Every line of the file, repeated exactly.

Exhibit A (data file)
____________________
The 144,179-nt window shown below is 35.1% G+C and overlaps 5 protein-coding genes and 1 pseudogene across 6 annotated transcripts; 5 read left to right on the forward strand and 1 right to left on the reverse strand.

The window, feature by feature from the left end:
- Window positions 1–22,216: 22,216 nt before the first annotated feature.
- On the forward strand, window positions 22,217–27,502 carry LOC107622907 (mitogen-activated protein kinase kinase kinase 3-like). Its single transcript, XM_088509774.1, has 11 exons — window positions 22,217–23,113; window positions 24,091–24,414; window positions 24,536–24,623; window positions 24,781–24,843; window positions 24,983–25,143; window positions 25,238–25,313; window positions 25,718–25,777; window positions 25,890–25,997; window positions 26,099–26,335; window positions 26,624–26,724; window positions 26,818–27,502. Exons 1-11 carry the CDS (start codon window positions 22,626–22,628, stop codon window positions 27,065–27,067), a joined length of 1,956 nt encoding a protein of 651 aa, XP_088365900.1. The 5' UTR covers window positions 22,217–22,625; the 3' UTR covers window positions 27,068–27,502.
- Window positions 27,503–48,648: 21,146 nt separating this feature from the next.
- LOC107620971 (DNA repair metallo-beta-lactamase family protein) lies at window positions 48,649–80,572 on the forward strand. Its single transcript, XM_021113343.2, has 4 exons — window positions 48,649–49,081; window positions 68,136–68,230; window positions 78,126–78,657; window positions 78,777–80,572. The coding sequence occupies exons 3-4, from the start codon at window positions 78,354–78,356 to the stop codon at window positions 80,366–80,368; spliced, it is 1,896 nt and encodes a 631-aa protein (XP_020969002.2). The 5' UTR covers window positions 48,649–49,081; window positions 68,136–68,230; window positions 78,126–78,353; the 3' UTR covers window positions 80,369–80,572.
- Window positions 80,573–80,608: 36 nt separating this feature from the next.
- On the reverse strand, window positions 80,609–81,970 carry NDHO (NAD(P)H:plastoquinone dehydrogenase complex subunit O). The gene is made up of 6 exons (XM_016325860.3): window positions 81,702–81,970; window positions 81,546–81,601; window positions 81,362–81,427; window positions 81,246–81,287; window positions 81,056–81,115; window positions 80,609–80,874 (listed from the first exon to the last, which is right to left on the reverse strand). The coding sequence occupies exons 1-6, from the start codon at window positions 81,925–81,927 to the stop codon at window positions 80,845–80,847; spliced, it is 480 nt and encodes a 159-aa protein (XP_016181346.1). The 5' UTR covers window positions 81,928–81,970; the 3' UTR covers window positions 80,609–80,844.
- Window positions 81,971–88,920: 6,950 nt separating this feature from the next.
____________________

The 144,179-nt window shown below is 35.1% G+C and overlaps 5 protein-coding genes and 1 pseudogene across 6 annotated transcripts; 5 read left to right on the forward strand and 1 right to left on the reverse strand.

The window, feature by feature from the left end:
- Window positions 1–22,216: 22,216 nt before the first annotated feature.
- On the forward strand, window positions 22,217–27,502 carry LOC107622907 (mitogen-activated protein kinase kinase kinase 3-like). Its single transcript, XM_088509774.1, has 11 exons — window positions 22,217–23,113; window positions 24,091–24,414; window positions 24,536–24,623; window positions 24,781–24,843; window positions 24,983–25,143; window positions 25,238–25,313; window positions 25,718–25,777; window positions 25,890–25,997; window positions 26,099–26,335; window positions 26,624–26,724; window positions 26,818–27,502. Exons 1-11 carry the CDS (start codon window positions 22,626–22,628, stop codon window positions 27,065–27,067), a joined length of 1,956 nt encoding a protein of 651 aa, XP_088365900.1. The 5' UTR covers window positions 22,217–22,625; the 3' UTR covers window positions 27,068–27,502.
- Window positions 27,503–48,648: 21,146 nt separating this feature from the next.
- LOC107620971 (DNA repair metallo-beta-lactamase family protein) lies at window positions 48,649–80,572 on the forward strand. Its single transcript, XM_021113343.2, has 4 exons — window positions 48,649–49,081; window positions 68,136–68,230; window positions 78,126–78,657; window positions 78,777–80,572. The coding sequence occupies exons 3-4, from the start codon at window positions 78,354–78,356 to the stop codon at window positions 80,366–80,368; spliced, it is 1,896 nt and encodes a 631-aa protein (XP_020969002.2). The 5' UTR covers window positions 48,649–49,081; window positions 68,136–68,230; window positions 78,126–78,353; the 3' UTR covers window positions 80,369–80,572.
- Window positions 80,573–80,608: 36 nt separating this feature from the next.
- On the reverse strand, window positions 80,609–81,970 carry NDHO (NAD(P)H:plastoquinone dehydrogenase complex subunit O). The gene is made up of 6 exons (XM_016325860.3): window positions 81,702–81,970; window positions 81,546–81,601; window positions 81,362–81,427; window positions 81,246–81,287; window positions 81,056–81,115; window positions 80,609–80,874 (listed from the first exon to the last, which is right to left on the reverse strand). The coding sequence occupies exons 1-6, from the start codon at window positions 81,925–81,927 to the stop codon at window positions 80,845–80,847; spliced, it is 480 nt and encodes a 159-aa protein (XP_016181346.1). The 5' UTR covers window positions 81,928–81,970; the 3' UTR covers window positions 80,609–80,844.
- Window positions 81,971–88,920: 6,950 nt separating this feature from the next.